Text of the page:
ARSENIC

&FOOD

Babies and young children may be at risk of exposure to arsenic due to their limited diets and small bodies. Soft foods such as rice and rice-based products, applesauce, foods mixed with pureed apples and pears are usually some of the first foods introduced to children.

 

Unfortunately, many of these foods and the products made with these ingredients can be a source of arsenic. In many areas of the US, rice fields and apple/pear orchards were previously treated with arsenic containing pesticides and/or fertilizers contaminated with arsenic. While most arsenic containing pesticides are now banned, the soil on which rice and fruit trees is grown still contains arsenic in some parts of the US. There are ways to reduce the risk of arsenic exposure from food sources that are healthful for infants and children as well as members of the family of any age. 

Farming & Arsenic

Arsenic is a toxic substance found in the environment. It can enter food through a number of different ways.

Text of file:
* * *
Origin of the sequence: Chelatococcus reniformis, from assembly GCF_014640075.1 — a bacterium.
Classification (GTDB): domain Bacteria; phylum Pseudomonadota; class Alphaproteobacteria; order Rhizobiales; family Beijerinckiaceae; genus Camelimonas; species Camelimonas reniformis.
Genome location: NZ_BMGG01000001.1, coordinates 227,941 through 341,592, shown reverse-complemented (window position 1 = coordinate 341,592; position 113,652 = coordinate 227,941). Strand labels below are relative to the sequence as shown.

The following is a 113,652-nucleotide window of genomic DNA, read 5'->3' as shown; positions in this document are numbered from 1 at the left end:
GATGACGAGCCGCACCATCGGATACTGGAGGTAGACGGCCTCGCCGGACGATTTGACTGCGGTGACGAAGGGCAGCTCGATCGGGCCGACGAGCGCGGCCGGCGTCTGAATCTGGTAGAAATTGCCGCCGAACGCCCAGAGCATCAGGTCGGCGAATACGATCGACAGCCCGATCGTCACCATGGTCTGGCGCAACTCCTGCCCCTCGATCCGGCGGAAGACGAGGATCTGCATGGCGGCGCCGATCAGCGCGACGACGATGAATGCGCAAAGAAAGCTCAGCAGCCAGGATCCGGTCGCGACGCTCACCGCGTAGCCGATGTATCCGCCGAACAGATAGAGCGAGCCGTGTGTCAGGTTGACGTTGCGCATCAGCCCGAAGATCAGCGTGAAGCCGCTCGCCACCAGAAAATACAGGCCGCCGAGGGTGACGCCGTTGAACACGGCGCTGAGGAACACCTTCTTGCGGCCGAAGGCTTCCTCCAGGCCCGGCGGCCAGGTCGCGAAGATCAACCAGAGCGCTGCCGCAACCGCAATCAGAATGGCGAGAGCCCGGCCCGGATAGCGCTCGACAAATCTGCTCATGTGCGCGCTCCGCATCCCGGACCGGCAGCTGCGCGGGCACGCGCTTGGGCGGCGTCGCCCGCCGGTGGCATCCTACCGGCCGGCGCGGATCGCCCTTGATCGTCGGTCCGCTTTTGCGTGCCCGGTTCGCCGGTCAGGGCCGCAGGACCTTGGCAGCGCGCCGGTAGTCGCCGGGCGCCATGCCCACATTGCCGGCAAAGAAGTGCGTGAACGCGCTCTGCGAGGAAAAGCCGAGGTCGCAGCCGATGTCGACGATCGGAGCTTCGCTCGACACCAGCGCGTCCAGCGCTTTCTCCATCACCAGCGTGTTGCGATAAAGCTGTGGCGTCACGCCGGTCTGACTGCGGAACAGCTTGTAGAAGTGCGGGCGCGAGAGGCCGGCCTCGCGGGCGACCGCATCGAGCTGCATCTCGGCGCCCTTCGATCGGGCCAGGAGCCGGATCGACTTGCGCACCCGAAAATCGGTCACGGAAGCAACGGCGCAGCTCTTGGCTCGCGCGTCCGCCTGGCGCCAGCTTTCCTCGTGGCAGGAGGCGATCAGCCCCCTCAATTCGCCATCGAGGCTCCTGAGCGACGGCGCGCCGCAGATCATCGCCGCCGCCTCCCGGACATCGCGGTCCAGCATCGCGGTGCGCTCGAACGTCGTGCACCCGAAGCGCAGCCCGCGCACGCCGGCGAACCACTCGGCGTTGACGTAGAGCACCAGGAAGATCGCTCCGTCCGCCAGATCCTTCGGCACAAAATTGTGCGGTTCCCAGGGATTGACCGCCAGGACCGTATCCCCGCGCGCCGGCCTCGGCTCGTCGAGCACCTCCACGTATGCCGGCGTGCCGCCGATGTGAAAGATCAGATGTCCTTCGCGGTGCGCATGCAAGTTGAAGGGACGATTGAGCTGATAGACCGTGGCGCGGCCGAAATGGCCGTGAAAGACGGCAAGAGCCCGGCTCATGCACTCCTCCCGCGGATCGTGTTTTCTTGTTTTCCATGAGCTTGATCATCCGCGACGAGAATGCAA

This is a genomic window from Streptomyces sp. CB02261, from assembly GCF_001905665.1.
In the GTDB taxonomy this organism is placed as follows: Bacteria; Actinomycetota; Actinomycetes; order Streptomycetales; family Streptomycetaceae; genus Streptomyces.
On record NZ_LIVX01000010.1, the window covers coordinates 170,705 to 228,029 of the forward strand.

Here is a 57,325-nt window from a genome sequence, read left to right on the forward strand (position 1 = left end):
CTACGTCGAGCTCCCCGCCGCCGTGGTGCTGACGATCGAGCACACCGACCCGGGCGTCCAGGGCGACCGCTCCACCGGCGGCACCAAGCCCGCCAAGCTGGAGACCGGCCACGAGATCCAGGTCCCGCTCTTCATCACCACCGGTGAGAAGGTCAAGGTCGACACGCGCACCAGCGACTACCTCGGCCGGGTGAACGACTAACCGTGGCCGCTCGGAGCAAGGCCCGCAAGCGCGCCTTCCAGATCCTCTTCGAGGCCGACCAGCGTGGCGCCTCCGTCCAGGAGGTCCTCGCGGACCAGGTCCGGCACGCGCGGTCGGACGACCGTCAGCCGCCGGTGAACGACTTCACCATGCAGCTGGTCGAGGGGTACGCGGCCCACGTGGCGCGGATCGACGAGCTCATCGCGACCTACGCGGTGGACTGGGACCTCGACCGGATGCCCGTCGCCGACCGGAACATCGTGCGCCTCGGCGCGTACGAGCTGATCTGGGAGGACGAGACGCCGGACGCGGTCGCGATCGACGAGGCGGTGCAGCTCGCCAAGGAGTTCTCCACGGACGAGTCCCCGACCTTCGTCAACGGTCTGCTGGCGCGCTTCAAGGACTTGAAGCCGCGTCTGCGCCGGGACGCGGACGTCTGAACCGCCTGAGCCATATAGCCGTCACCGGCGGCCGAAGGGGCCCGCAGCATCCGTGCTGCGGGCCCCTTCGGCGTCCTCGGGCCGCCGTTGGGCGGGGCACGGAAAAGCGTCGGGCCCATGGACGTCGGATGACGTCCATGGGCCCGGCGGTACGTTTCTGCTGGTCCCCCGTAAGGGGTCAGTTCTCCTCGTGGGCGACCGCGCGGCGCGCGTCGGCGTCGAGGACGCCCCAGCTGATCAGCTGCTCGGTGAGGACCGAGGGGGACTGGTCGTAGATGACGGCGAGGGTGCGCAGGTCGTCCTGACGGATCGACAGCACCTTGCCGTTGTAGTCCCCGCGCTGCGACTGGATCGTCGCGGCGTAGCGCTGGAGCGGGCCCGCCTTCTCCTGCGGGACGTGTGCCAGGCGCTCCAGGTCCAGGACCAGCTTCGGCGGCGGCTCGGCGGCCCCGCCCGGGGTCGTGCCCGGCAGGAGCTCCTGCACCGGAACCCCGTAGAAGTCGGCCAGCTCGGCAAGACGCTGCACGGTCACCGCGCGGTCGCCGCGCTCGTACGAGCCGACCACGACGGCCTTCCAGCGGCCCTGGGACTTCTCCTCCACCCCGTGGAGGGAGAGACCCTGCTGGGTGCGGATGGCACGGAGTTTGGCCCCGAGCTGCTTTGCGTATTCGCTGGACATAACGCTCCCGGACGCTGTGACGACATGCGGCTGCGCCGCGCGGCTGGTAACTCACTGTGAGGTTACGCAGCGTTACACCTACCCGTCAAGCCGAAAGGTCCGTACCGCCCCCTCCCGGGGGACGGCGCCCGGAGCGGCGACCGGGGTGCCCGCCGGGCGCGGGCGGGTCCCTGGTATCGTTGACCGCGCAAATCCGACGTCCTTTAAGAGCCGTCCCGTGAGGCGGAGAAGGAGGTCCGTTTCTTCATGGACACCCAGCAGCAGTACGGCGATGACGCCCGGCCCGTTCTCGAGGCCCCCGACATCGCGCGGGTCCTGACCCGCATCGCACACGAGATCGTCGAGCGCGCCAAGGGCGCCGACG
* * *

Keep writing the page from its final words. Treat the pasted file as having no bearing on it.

In the past, farmers used arsenic as a pesticide when spraying their crops. Traces of arsenic from these farming practices can still contaminate soil today. Naturally occurring arsenic from bedrock can also contaminate soil. High levels of arsenic have been found in rice fields and apple orchards.  
 
 
Arsenic was also used in antibiotics that were used to feed chickens and other livestock. The manure that is used as fertilizer in fields, mixes with the soil and can contaminate food crops.
The good news is that a lot of these farming practices are no longer used! Pesticides that contain arsenic are now mostly banned and the antibiotics that were used to feed chickens are also no longer used. However, remnants of these past practices means arsenic can still be present in farmland today, so it is best to vary your intake of certain foods that contain arsenic to limit your exposure.